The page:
Relinquishing control was not a comfortable thing for me because I didn’t trust others not to hurt me. I became very self-sufficient and proficient in all I did. I had a huge wall around my heart that no one was going to penetrate, not even God. I grew up with a distorted view of God. I thought He was angry with me and would punish me if I was out of line, which is what I heard and saw as a child. Church was dark; people there spoke in another language, and the atmosphere was not warm and welcoming. So I associated these attributes with God. I felt He was dark, harsh, and unloving, which could not be further from the truth. I was fearful about trusting God because I was afraid of being hurt again. I didn’t know God’s heart toward me. When I got saved in 1994 and came across this verse from John 3:16, “For God so loved the world, that He gave His only begotten Son, that whosoever believes in Him shall not perish but have everlasting life,” I started believing that God does love me. And once I received His love into my heart and believed that He died for me on the cross, I started trusting Him more with my heart. But it was a long process. I am so grateful today for His love. That truth changed my life forever.

I had everything under control, so I thought, until my life and health started spiraling out of control. I couldn’t afford stuff anymore and my health was failing, my marriage was on the brink of divorce, and I didn’t know what to do. I was plagued with suicidal thoughts because I just couldn’t deal with my depression and self-loathing anymore, due to the sins from my past. This was not a life; it was a prison. I was just surviving because I needed someone to take my pain away, someone I could trust to love and accept me for who I was. Did such a person exist?

Dear One,

I want you to know that there is such a person who loves and accepts you for who you are. His name is Jesus, and He is the only one who will love you right where you are. He will never hurt you or force you to do something against your will. He is kind, loving, dependable, faithful, merciful, and forgiving. Jesus is your Savior and friend. Why not relinquish control of your life to God? Honestly, what do you have to lose at this point?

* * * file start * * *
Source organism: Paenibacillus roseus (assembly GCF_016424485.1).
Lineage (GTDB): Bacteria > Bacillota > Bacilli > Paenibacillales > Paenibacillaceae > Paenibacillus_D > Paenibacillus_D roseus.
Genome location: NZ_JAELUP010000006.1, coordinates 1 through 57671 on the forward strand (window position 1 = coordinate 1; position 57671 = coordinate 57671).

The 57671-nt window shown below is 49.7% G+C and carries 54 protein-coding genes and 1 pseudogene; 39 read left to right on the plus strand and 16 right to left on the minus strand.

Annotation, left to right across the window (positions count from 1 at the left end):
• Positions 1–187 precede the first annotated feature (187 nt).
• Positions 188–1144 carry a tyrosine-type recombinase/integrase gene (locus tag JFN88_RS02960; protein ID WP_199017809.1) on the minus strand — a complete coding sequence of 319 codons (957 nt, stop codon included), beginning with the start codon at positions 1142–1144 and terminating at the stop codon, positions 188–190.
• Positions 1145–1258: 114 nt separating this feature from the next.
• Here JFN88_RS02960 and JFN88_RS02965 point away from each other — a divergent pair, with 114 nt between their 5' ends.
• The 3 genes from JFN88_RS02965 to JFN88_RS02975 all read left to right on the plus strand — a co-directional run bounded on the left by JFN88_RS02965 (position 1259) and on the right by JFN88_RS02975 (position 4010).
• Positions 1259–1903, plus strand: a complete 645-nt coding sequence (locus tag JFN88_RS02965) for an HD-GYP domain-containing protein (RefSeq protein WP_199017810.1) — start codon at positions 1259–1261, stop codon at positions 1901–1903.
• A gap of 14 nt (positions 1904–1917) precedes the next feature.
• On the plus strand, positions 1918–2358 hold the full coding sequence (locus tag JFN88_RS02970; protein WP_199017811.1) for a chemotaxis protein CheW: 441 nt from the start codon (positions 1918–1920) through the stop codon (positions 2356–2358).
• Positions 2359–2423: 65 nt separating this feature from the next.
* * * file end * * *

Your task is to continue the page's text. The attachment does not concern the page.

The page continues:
You are loved,

Toni

 

What is the spiritual factor to consider when I want to be in control instead of God being in control?

I am saying to God, “I don’t trust You (God). I don’t believe You (He) are good. I don’t believe You care about me.” So, what is the sin I am committing when I don’t trust God? The sin of unbelief.

Definition of faith in Hebrews 11:1 and 11:6: Now faith is the substance of things hoped for, the evidence of things unseen. But without faith it is impossible to please Him, for he who comes to God must believe that He is, and that He is a rewarder of those who diligently seek Him.

 

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My People-Pleasing

My People-Pleasing

From the time I was a young child, I never felt secure, confident or accepted. These insecurities gave the enemy an opening into my heart. He planted the lie in my mind that if I were perfect, I would be loved. Perfection in every task and responsibility set before me became my obsession. From school to sports and hobbies—basically anything I did—I had to be perfect. When I look back, I can see that my efforts were a waste of time. The enemy’s plan was quite insidious because he knew I could never be perfect. Only God is perfect. By striving for perfection, I would ultimately fall short and feel rejected.